Shakespeare Was a Teenager Too

December 16, 2011 at 3:55 pm

(This is by way of introducing you to the writing of Dashiell Young-Saver, a 17-year-old high school senior who is a member of my Topanga Writers Workshop. To say he is a prodigy would only begin to describe his writing abilities. A straight-A student recently accepted to Harvard, he is as adept at humor as he is at high drama. Meet tomorrow.)

By Dashiell Young-Saver

Shakespeare would have loved Twitter.

For those my age reading this who aren’t familiar with Shakespeare, he wrote plays on an island long ago, when people lived in their own feces. For those of you who do not know what a play is: it is like a T.V. show, but harder to understand. For those who do not know what a T.V. show is: it is an internet video that has a plot. And by plot, I mean a story, not a plot of land on Farmville.

Now getting back to the point before I lose your short attention spans, Shakespeare would have loved Twitter because it forces the youth of the world to become more inventive and creative writers.

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Shakespeare wrote poems and plays in structured formats. His sonnets had to have iambic pentameter, rhyme, and be a certain length. The rigid structure seems confining, but it actually forced Shakespeare to be even more creative to work within the format and give meaning to his work. That is why old people like his stuff.

Twitter is even more structured than a Shakespearean sonnet or a play. Limited to 140 characters, Twitter would have ended this column at the first mention of feces (coincidentally, that’s also the place where many stopped reading this column). So, each tweet is almost as structured as Bruce Jenner’s face.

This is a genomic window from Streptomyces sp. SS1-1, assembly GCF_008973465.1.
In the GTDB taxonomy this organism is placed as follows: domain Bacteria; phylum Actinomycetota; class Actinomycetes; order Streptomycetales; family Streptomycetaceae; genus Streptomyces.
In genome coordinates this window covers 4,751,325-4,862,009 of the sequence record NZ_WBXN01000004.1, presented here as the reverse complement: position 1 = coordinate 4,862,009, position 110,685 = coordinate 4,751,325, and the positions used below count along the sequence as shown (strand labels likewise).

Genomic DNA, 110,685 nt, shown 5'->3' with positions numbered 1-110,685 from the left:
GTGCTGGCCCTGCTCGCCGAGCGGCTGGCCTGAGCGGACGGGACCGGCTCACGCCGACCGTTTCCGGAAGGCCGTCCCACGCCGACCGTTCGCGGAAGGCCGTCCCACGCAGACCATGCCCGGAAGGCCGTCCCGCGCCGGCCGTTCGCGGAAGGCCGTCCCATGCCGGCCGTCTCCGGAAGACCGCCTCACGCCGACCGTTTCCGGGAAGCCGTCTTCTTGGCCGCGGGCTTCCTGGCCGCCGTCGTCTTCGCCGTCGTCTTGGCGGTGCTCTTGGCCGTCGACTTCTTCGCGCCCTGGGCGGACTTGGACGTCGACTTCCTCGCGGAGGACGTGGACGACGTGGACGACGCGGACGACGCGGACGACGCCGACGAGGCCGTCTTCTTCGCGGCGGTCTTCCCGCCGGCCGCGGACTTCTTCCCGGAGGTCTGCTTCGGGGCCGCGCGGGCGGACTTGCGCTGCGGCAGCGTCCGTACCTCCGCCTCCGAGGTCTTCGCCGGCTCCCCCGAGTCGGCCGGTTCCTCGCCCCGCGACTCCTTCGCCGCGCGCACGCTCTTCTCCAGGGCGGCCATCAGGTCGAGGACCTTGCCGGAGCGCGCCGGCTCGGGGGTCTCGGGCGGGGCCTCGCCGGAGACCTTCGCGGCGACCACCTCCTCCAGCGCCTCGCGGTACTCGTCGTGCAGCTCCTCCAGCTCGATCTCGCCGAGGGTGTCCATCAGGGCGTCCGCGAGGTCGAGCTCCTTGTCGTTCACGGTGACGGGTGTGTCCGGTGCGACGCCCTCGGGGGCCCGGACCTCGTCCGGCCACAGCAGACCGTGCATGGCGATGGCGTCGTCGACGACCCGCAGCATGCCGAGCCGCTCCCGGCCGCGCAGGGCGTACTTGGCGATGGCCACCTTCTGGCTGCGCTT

To fit any sort of meaning in the character-limit, twits (pun intended) have to be inventive and make up words, much like Shakespeare made up some of his. LOL, ROTFL, FTW, IDK. Since Shakespeare’s time, there has never been so much significance in so few letters. The abbreviations and shortened words convey meanings both literal and figurative. Well, figurative in that they may be talking about someone else’s body figure, as people often do on Twitter.

The Chinese were able to put years of significance and wisdom into single characters in their languages, and now they are taking over our economy, industry, and culture. American teenagers are now doing thousands of years of character condensing catch-up on Twitter with abbreviations. And they are succeeding.

Already so many abbreviations come from Shakespeare’s greatest works. His play Julius Ceaser is JC or “just chillin’” or “Jesus Christ” in youth speak. The play King John (KJ) is JK (just kidding) backwards. The Tempest is TT, which also stands for “Big Tease.” And some of his most famous tragedies arranged in a certain order: Julius Caesar, Hamlet, Othello, and Macbeth can be abbreviated as JHOM or “just helping out my…”

As I see my peers use more of their own words and grammar, I can’t help but boast that we are the most creative and developed writing generation. Maybe one day, we can condense the many ideas and significances of words into a single character. At that point, our generation will have conquered, I mean mastered, the English language.

As Shakespeare once wrote in the play King Henry IV Pt.2, “Yea, man and birds are fain of climbing high.” So shall the Twitter bird and the young man of today climb higher than ever before in the English language.

Academics (people who live in their own feces or, what they call, their own ideas) respect Shakespeare for his ability to question and express the essence of human nature. He asked the tough questions. But one question that would not have been tough for Shakespeare is “To tweet, or not to tweet.” He easily would have answered with a resounding “Tweet FTW (for the win).” Martini Glass